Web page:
Prince Harry returns to Britain and "proud" father
Britain's Prince Charles said he was "proud" of his son Prince Harry, who returned home Saturday from Afghanistan aboard a British Royal Air Force plane along with 169 other soldiers.
2 March 2008
LONDON. England - Britain's Prince Charles said he was "proud" of his son Prince Harry, who returned home Saturday from Afghanistan aboard a British Royal Air Force plane along with 169 other soldiers.
The Tristar troop transport plane landed at 1129 GMT at Brize Norton air base west of London after the 23-year-old prince was flown out of Afghanistan in what military officials said was for his own safety and that of other soldiers serving with him.
His return came only two days after a media blackout on his deployment in the Helmand Province was broken, creating a major controversy.
Harry, a Blues and Royals "Cornet" or Second Lieutenant in the Household Cavalry, had been in Afghanistan for some 10 weeks before the media blackout was broken. His tour was originally planned to last four months.
Waiting to meet him at the Brize Norton base were his brother Prince William and father Charles, the Prince of Wales, who said he was "enormously proud" of Harry.
"As you can imagine it's obviously a great relief as far as I'm concerned to see him home in one piece," Charles said.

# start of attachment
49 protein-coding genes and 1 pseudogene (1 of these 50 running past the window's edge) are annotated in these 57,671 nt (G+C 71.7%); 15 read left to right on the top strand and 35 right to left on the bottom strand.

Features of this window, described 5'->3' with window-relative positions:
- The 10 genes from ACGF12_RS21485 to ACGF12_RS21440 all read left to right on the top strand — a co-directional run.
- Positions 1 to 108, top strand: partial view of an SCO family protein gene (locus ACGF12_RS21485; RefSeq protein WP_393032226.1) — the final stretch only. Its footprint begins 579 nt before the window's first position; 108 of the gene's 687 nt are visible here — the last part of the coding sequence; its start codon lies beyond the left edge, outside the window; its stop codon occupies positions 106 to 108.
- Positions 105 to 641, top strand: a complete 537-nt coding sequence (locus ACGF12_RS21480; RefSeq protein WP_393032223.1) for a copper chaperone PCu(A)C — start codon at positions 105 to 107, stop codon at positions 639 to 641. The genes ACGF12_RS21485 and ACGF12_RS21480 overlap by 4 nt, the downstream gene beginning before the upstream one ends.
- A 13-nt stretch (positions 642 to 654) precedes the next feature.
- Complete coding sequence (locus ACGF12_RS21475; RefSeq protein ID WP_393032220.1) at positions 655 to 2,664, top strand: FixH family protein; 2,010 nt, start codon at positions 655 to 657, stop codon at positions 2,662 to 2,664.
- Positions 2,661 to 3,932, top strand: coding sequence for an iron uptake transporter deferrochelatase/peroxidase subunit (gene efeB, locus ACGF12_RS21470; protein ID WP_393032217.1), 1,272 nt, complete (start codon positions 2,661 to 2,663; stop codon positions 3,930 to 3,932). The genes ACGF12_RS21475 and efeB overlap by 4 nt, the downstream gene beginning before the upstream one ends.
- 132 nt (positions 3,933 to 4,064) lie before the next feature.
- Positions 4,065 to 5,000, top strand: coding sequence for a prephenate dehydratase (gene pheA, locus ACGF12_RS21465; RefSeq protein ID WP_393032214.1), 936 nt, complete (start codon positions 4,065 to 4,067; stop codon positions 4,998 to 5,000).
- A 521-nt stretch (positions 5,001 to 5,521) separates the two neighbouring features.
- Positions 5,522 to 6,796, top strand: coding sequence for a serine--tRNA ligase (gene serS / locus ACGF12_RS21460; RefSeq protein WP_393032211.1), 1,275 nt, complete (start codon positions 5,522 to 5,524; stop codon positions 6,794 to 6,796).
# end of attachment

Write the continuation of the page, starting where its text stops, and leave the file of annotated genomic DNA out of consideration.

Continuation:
Prince Harry was recalled from frontline service in Afghanistan's southern Helmand province following a "regrettable" leak of news about his presence there in the foreign media, the Defence Ministry said Friday.
"Security considerations come first," Prime Minister Gordon Brown said, adding that the whole country owed Prince Harry a "debt of gratitude" for the courage and bravery he had shown.
The decision to recall Harry by the top brass of Britain's armed forces came less than 24 hours after the prince's 10-week deployment against the Taliban in Afghanistan was reported on a US website.
British media, meanwhile, adhered to a news blackout agreed with the government ahead of his deployment in December, in return for extensive access to coverage of the prince's activities which was to be released at the end of his mission in April.
Meanwhile, a radical Muslim cleric who left Britain in 2005 said that news of Harry's presence in Afghanistan could provoke terrorist attacks in Britain and even make Harry a target at home.
Omar Bakri Mohammad, who faced treason charges in Britain for his support for bombers responsible for terrorist attacks in London, said from Lebanon on Friday called the Prince's participation in the Afghan war a "crime" and photos of him would be used to recruit radicals to the al-Qaeda terrorist network.
"By fighting in Afghanistan the Prince had become an ambassador of war," the cleric said.
A close associate of Bakri, Anjem Choudary, was quoted by Britain's Daily Express as saying Harry "will be seen as part of the enemy and so he is a target. This is an illegal war and it should be seen in that light. ... Those who want to carry out operations over here will target Harry."
Ihtisham Hibatullah, spokesman for the British Muslim Initiative, however condemned the comments.
"We opposed the war in Afghanistan and Iraq as well and we think our shouldn't be there. But calling for any sort of violence against the troops or Prince harry individually, that we do not agree with."